Okja, written and directed Joon-ho Bong
There are a few things to like about the unusual, provocative, intriguing, valued, well-intentioned Okja.
Yet, “Hell is paved with good intentions”.
And one could find so much to hate in this feature, starting with the excessive, annoying double performance of Tilda Swinton, which it must be said, is supposed to be about monstrous characters, a loathsome couple of twins that are bent on doing anything in order to get money, are ruthless in using their power and as despicable as humans can get.
Then there is Paul Dano, who can have an annoying presence, even when portraying a somewhat positive personage, Jay, and not the repellent preacher from There Will Be Blood, wherein Dano was supposed to represent evil, if not actually one of the Devils out of hell.
The main theme of this motion picture is serious, distressing, traumatizing, dark, heartbreaking, fearsome and present in documentaries, newspapers, and even fiction of outstanding quality.
The recognized, treasured We Are All Completely Besides Ourselves by the cherished Karen Joy Fowler is one of the prestigious awards winner to delve into the problem of animal rights, the abuses they suffer, not just at the hands of the meat packing industry, where their suffering is appalling, but also in the tests for the cosmetics, automakers and other industries that torture animals in the name of doubtful scientific benefits.
Okja is a fantastic animal, but this science fiction element is about the only aspect that is not seriously anchored in reality, in fact, the greed, insensitivity of those who want to make money no matter what and who gets killed, trampled in the process is such, that even the idea of creating huge, genetically modified animals in order to get their meat, while oppressing them is not at all hard to believe.
Lucy Mirando aka Tilda Swinton is the CEO of Mirando Corporation and at the debut of the movie she announces a big project which will create super pigs, send them for ten years to various locations in the world, where the firm has offices and have farmers care for the animals, in the most ecological friendly way.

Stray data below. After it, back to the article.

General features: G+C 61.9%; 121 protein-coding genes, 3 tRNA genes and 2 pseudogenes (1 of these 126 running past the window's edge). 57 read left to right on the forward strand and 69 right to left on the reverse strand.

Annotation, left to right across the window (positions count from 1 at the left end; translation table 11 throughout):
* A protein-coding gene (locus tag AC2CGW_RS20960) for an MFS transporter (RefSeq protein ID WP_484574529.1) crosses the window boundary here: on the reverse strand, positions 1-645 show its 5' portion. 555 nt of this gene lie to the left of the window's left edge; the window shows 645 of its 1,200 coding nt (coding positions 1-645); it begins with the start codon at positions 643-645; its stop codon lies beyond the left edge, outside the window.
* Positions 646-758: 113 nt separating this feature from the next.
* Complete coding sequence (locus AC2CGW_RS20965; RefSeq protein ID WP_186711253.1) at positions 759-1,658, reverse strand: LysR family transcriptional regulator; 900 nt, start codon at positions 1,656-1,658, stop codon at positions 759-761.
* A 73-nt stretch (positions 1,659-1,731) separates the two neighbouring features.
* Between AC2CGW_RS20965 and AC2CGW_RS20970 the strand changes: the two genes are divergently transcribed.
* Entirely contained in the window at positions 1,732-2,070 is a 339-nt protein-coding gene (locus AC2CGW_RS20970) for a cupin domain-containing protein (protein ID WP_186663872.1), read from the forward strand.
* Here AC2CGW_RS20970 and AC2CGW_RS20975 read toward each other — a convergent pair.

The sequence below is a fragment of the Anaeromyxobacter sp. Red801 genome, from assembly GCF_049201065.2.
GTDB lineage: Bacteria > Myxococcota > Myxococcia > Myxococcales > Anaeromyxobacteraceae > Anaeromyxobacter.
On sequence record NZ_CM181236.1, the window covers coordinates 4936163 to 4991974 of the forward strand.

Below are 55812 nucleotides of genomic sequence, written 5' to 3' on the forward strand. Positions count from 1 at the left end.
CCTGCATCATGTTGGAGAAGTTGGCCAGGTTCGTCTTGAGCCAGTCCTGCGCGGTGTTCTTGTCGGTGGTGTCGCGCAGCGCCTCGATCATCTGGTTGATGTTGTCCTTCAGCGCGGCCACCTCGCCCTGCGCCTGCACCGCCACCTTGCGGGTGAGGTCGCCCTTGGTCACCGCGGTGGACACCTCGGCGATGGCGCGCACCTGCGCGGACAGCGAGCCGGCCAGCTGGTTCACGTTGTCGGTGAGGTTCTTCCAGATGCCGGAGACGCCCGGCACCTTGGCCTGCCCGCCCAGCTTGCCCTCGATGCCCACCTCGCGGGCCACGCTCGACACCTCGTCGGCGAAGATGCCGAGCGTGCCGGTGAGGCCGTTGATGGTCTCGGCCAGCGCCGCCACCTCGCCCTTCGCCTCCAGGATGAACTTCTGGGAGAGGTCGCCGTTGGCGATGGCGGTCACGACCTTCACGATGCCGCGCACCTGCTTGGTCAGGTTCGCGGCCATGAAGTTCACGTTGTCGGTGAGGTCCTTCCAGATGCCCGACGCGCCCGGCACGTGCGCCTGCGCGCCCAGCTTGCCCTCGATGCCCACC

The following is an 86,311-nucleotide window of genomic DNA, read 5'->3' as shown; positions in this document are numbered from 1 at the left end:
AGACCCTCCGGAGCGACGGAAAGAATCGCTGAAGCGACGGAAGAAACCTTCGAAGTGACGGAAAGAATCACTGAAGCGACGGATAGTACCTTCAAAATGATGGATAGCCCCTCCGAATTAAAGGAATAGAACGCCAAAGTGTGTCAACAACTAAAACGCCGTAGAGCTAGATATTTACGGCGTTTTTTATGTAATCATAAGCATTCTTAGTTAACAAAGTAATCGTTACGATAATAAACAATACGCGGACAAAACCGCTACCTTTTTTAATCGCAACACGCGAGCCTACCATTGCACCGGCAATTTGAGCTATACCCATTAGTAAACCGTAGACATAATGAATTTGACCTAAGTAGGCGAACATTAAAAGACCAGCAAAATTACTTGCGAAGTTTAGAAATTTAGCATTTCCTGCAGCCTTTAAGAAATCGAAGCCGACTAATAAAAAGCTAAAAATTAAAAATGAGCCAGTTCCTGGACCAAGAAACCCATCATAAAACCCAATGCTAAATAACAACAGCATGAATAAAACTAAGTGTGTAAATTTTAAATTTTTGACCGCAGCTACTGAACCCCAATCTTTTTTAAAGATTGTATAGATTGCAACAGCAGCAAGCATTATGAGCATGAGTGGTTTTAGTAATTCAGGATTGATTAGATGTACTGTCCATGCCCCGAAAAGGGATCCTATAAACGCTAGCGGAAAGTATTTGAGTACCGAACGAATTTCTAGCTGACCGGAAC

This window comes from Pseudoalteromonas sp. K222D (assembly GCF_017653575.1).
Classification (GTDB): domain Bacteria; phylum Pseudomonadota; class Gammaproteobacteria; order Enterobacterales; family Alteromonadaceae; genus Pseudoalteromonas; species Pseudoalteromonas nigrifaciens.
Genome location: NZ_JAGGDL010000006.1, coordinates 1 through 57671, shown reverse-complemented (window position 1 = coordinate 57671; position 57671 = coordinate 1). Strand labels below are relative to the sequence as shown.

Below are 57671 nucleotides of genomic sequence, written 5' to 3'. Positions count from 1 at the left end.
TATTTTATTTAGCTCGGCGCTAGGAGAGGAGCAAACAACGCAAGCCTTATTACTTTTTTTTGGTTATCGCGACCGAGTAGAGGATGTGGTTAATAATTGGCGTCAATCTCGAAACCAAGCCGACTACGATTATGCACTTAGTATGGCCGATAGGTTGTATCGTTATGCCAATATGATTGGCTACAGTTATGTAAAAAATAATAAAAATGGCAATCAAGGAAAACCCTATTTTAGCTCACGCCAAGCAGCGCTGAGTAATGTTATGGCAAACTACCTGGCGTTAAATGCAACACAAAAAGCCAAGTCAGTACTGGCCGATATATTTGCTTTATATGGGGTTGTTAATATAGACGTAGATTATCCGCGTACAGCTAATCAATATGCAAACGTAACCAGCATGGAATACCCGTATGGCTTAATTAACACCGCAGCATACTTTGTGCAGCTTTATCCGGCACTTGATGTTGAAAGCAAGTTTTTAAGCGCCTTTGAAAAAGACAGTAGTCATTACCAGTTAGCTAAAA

In South Korea, where the protagonist Okja is growing, she is cared for by Mija and her grandfather, they are visited by a former journalist, now public relations representative for Mirando, played with about the same abhorrent exuberance as Swinton by the generally more restrained and effective Jake Gyllenhaal.
Lucy Mirando wants a big splash in the United States, which will help promote and launch the meat that they will sell from the super pigs that they will slaughter; one of them is Okja, as soon as she ends her marketing mission.
The ALF enters the stage, with Paul Dano aka Jay in the role of the leader of a group that wants to help animals, release them and save them from the ordeal which is always their fate in the meat industry facilities, many research laboratories and within this terrifying multinational that wants to kill pigs.
By the way, it is an atrocious thing to know that pigs have an intelligence level that is similar to that of dogs, if not superior and we can only wonder what the super pigs involved in this feature are capable of.
A rather silly twist in the plot involves the Animal Liberation Front talking to Mija about their project of unveiling the truth about the torture of animals within the premises of Mirando and promising that they want to liberate Okja, after she would send videos from the abuse rooms, through a device they would attach to her ear.
The translator is asking the girl if she agrees with this laudable operation, albeit it is going to be dangerous and the answer seems to be yes, although further developments cast a shadow over the incident and the impression can be disheartening, for it seems such a pointless addition to the script.
Unless, this is an opportunity for Dano aka Jay to be repulsive and make the audience annoyed even with those that are supposed to fight for the right values, to be ethical, even if with too much zest and élan.
Anyway, this is just the beginning of a rather awful part, which mixes the abuse of Okja and the other super animals, with the scandalous behavior – and performance- of the Mirando twins, the breakdown or climax of the Nutty Professor Johnny Wilcox in this motion picture and the ridiculous fights within the ALF team.
Okja is about to be slaughtered, but only after suffering shocks from the cattle prod and having meat extracted from her, to be delivered on the plates of consumers who have such a paramount and criminal role in all of this.
When they taste the sausage or hotdog made of superpig meat, they not just like it, but go as far as to declare it the best they have ever had and with this attitude, it would take decades, if not centuries before animals would be spared the atrocities they have been exposed to for millennia.
Some scenes may exhilarate the public, but for some they would not be enjoyable, on the contrary, they could be preposterous, like the clash between Nancy or Lucy Mirando, this cinephil could not tell one from the other of these Furies, and Mija, over the imminent shooting and killing of Okja.
The girl tries hard to get her beloved, huge pet back and as a last resort, she throws a golden piece in exchange for the life of the exhausted, nearly dead beast, Mirando takes it up, places it in her mouth, bites on it, declares it is real and releases her “property”.
One could declare victory over that, or just dismiss this as poor humor and a lesson in how not to write, act, direct a scene…but there are so many.
Nevertheless, professionals that are more knowledgeable have included this picture on a list with the best of 2017 and nominated it for the…Palme D’Or!